Small Group Tools
Contemporary Comments 2018
Texts: 2 Peter 2:1-22; John 8:34-36; Matthew 12:43-45; Jude 4-19; Genesis 18:16-33 June 10, 2017
In the days following Donald Trump’s election, Mark Zuckerberg said that the idea that fake news on Facebook had swung it for him was “crazy.” Since then, though, the social network has been scrambling to prove that it takes its role in spreading untruths across the internet seriously. The recent announcement of an educational tool to help Facebook users spot what the social network calls “false news” is the latest in a series of initiatives.
As well as making it easier to report fake stories, the company has started working with fact-checking organizations to flag questionable items in its news feed. Now it’s unveiling a 10-point guide to spot fakery, educating users in investigating sources and checking the evidence. The guide is a useful primer on the basic principles of good journalism.
Money talks, however. Germany is initiating a plan to combat fake news, and Facebook doesn’t like it at all. Angela Merkel’s government approved plans to fine social networks up to 50 million euros if they fail to remove illegal content within 24 hours. With an election later this year, this is a hot-button issue. “There should be just as little tolerance for criminal rabble-rousing on social networks as on the street,” said Justice Minister Heiko Maas.
Facebook believes its measures are already having an effect. Facebook’s news feed boss Adam Mosseri says false news is less evident now than it was during the election campaign. That may not reassure politicians who fear that the social network's mysterious algorithms can still set off wildfires of anger when its news feed spreads dodgy stories from sources motivated by malice. Having appeared too relaxed about this issue until last November, Facebook is now finding it hard to keep up with the demands for action. Will an educational tool be enough? How do you eliminate fake news while supporting freedom of speech?1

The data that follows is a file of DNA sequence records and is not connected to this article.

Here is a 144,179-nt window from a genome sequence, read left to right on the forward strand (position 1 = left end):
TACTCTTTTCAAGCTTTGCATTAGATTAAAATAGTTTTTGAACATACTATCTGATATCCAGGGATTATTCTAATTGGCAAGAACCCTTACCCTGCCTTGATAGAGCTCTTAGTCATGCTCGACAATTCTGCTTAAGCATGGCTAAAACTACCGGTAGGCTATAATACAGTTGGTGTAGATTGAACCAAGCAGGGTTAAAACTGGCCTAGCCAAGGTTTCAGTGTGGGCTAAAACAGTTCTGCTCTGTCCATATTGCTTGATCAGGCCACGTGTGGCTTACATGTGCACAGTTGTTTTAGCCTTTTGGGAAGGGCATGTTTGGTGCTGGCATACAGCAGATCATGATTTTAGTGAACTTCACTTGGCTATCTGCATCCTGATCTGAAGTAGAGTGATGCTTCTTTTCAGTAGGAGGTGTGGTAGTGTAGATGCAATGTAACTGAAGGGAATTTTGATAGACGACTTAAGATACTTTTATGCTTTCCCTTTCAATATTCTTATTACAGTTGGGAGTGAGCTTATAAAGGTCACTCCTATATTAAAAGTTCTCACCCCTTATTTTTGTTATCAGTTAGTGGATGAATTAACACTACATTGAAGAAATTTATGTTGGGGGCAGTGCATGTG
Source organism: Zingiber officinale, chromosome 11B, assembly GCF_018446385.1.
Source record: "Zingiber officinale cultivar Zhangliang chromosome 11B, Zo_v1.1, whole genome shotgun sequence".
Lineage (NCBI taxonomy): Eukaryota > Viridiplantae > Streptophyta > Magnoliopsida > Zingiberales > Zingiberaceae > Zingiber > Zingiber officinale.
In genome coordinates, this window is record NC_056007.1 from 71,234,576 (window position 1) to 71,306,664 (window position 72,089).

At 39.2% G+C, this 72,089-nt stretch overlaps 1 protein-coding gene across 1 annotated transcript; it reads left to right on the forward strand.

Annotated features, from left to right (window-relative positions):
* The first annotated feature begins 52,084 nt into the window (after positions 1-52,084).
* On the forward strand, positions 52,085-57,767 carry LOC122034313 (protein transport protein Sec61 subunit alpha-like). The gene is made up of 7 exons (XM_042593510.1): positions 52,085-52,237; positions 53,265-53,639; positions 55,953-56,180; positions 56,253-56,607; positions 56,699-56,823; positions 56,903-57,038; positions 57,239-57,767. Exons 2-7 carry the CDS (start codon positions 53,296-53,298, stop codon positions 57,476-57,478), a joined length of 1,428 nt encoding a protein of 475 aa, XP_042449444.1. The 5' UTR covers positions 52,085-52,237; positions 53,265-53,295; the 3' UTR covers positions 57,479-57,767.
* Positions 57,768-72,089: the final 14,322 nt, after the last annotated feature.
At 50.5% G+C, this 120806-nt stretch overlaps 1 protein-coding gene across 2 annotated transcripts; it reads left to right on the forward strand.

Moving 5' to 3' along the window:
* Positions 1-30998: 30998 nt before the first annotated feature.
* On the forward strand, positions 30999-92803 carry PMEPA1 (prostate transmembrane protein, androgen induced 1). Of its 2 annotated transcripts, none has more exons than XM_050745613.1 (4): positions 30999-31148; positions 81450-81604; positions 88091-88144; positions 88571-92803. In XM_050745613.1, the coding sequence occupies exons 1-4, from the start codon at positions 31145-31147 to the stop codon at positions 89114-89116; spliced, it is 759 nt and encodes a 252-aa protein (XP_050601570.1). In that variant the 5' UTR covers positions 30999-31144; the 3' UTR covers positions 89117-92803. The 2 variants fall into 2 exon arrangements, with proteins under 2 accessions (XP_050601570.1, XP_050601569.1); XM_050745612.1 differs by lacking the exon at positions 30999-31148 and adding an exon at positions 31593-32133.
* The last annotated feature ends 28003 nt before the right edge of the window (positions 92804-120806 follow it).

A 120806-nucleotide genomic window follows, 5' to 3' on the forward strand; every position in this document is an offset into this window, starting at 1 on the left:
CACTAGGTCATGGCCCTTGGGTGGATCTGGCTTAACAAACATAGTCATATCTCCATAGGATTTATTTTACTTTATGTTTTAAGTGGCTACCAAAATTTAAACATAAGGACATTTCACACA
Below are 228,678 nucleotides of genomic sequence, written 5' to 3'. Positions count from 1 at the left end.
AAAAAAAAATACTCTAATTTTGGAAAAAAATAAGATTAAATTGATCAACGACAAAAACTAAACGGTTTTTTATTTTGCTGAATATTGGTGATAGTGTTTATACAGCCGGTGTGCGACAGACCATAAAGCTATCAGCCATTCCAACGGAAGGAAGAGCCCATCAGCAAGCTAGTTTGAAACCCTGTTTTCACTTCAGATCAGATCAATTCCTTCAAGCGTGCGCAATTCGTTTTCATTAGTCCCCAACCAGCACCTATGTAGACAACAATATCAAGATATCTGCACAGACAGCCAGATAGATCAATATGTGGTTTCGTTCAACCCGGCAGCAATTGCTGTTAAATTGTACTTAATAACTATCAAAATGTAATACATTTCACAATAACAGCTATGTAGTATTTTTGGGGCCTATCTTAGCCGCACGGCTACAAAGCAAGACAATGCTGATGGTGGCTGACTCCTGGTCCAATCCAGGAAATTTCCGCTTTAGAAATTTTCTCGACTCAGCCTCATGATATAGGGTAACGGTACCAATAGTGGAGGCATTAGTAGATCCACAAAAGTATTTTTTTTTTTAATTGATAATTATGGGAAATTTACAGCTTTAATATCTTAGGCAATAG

The apostles of Peter’s day found themselves facing the same dilemma. As we see in this week’s lesson, false teachers spread fake news about Jesus and the gospel at the very beginning of the Christian church. Peter exposes false teachers who secretly introduce destructive heresies in 2 Peter 2:1. The element of secrecy suggests they worked anonymously, planting fake news stories to undermine the credibility of Peter and other Christian evangelists. The description of their heresies as destructive is alarming, as these fake news stories and unbiblical teachings cause people to lose their eternal salvation.
The lesson covers a key method to combat this error: we need to discern the difference between true freedom in Christ and presumption that leads us back to a life of sin. Freedom in Christ results in freedom from sin and its effects rather than freedom to remain in a sinful condition. Just as education is a tool to combat our current fake news, diligent Bible study is the antidote to destructive heresies.
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